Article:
China has been taking several steps to bolster its energy security. It has imposed measures to dampen demand, including higher gasoline prices and surcharges on cars with big engines (which could hurt U.S. automakers with plants in China). It has established a state energy office, which reports to a new energy "leading group" headed by Premier Wen Jiabao and has set a goal of reducing the energy used per unit of GDP by 20 percent by 2010.
Leaders in Beijing also want to boost the country's strategic petroleum reserves, which would last just seven days, compared with the 90-day minimum for members of the International Energy Agency. If war, weather or terrorism disrupted supplies, China would soon be forced onto world oil markets. Herberg said that China bought extra oil before the Iraq war in anticipation of a supply disruption, thus contributing to the oil price spike at that time. Given current high prices, though, China is unlikely to step up purchases for its reserve at this time.
Xiao said that Beijing wants to diversify its sources by increasing imports from Russia, Central Asia and Latin America. China and Russia are in talks to build a $10 billion pipeline to deliver natural gas from Siberia to northern China.
China's major oil companies -- CNOOC, China National Petroleum Corp. and Sinopec -- have sought to lock in long-term supplies by buying stakes in operations abroad, which are still modest compared with major Western oil firms. CNPC, the largest state company that operates like a ministry, has a stake in Sudan's oil fields, giving it around 150,000 barrels a day in equity oil. It also has a 60 percent stake in a Kazakh oil firm that will deliver about 200,000 barrels a day to western China via a new pipeline. Sinopec landed a contract for the development of Iran's Yadavaran oil field, which may eventually produce 300,000 barrels per day. Sinopec has also acquired a 40 percent stake in Canada's Northern Lights oil sands project, which is expected to produce about 100,000 barrels a day by 2010.
China has also opened its doors to Middle East investment, broadening its relationship with that oil-rich region. A $3.5 billion refinery expansion underway in Fujian province, financed by Sinopec, Exxon Mobil Corp. and Saudi Arabian Oil Co. (Saudi Aramco), is seen as part of the effort to cement relations with Saudi Arabia. "What are the chances of cutting off oil to your own refinery?" Herberg said. "That's the nature of international oil security, not by going out and turning a country into your own private filling station."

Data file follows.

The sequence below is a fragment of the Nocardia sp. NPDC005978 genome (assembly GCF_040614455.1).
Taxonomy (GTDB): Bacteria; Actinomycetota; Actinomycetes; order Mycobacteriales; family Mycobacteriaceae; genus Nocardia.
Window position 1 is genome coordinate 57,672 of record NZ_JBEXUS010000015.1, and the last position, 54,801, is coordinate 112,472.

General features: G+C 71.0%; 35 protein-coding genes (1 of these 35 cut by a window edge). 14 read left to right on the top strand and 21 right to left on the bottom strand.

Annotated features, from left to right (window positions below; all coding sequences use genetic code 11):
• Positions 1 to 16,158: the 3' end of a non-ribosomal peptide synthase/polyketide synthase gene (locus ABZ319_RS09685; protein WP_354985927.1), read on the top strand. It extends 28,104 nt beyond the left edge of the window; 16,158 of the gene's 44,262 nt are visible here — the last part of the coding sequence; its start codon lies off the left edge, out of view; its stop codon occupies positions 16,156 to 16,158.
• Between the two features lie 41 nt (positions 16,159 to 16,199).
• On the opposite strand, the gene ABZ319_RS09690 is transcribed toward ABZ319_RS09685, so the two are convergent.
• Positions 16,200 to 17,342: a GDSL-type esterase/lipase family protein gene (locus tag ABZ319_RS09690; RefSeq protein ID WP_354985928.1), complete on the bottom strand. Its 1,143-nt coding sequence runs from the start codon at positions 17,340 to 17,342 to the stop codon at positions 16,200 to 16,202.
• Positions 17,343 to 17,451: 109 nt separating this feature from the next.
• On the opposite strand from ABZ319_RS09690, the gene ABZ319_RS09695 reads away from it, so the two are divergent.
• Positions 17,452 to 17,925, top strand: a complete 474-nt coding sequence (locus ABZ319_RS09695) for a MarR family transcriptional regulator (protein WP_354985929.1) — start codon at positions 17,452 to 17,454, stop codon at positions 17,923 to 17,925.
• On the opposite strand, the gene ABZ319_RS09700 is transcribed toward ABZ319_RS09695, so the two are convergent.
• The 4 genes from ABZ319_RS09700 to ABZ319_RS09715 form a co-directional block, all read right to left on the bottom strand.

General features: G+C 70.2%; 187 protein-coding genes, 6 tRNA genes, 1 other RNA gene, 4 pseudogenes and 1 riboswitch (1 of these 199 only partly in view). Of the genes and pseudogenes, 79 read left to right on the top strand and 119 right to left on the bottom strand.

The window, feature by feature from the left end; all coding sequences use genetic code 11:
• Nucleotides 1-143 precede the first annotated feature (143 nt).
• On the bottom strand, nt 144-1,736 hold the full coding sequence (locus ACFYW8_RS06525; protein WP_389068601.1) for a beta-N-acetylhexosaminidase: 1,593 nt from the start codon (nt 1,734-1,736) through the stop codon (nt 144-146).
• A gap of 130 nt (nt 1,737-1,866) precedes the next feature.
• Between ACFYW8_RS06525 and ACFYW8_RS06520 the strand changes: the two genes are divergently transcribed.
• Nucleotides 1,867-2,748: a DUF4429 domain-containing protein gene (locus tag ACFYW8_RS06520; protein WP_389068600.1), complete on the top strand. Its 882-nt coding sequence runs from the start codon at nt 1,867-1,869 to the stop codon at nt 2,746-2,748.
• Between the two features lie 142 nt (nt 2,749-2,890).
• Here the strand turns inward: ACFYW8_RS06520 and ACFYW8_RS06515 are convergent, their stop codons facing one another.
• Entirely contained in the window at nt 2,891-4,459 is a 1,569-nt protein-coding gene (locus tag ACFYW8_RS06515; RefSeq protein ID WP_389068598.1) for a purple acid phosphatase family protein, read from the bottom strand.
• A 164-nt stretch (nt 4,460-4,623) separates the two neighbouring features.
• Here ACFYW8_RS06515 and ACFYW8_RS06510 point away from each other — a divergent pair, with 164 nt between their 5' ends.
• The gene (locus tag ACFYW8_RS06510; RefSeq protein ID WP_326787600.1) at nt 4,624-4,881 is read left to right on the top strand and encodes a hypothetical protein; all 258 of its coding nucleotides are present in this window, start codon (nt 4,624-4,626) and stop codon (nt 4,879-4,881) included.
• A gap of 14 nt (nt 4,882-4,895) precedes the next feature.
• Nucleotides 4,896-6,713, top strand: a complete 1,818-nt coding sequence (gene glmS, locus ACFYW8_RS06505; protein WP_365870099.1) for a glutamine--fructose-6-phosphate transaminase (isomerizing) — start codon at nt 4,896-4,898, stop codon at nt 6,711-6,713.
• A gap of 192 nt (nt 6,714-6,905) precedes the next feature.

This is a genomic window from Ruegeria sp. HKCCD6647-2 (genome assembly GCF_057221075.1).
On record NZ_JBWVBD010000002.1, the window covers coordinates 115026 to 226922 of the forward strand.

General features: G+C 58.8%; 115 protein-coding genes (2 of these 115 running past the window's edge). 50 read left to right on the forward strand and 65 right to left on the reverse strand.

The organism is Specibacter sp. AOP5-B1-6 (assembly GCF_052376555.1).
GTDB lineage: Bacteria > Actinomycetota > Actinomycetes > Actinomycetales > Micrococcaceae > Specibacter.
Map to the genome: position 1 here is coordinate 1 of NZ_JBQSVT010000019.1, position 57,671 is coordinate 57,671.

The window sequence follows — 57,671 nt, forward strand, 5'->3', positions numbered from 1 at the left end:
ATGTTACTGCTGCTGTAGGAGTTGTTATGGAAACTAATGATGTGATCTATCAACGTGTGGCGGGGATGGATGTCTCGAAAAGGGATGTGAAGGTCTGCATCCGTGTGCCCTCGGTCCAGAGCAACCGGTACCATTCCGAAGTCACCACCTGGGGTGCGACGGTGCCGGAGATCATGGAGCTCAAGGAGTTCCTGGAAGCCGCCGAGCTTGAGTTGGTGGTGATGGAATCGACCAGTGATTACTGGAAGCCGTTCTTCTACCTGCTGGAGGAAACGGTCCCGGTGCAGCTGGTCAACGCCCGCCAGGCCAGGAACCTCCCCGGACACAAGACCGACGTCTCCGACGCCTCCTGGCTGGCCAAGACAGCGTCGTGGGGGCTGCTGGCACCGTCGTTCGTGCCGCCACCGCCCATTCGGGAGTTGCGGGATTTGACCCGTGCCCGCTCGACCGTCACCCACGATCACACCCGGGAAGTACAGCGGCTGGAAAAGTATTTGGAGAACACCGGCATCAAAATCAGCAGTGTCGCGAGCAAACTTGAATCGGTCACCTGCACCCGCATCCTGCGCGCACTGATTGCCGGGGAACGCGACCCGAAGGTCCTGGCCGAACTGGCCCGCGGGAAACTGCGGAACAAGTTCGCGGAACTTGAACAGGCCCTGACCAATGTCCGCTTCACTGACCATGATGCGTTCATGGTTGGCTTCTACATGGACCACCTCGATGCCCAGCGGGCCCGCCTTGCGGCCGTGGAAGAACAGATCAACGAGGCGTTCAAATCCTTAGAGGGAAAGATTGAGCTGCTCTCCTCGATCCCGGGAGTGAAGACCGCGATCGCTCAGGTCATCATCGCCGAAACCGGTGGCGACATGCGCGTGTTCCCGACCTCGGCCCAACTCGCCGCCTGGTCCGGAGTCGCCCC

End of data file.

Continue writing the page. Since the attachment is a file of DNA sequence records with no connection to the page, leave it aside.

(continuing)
While these moves make sense for China and help put more oil on world markets, they worry many diplomats and policymakers in Washington. Will China's oil relationship with Iran prevent it from joining other major powers at the United Nations in pressuring Iran to open up its nuclear plants to international inspection? Is China's willingness to buy oil from Sudan contributing to Khartoum's determination to resist U.S. and European pressure to stop raids on people living in the Darfur region? Will the dispute between China and Japan over rights to a large natural gas field in the East China Sea lead to wider conflict? (Lieberthal said both sides have been flying military planes over each other's claims -- perfectly legal, but worrisome.) And will China's growing presence in world oil markets drive up the price of crude oil?
Policy analysts have been recommending a variety of steps to ease U.S.-China tensions over energy: making it a partner, if not a member, of the IEA; creating a northeast Asia energy cooperation group to work out disputes and deals on natural gas reserves in Russia and the seas between China, South Korea and Japan; and inviting China to a Group of Eight meeting to discuss energy.
Freeman warns against blaming China for rising oil prices. He notes that U.S. imports have increased more than China's in recent years. "It's a wonderful issue," he said. "We get to blame the Chinese, the enemy of choice at the Pentagon. And then we get to blame the Arabs, perfect villains upon whom to heap blame."
Staff writer Glenn Kessler contributed to this report.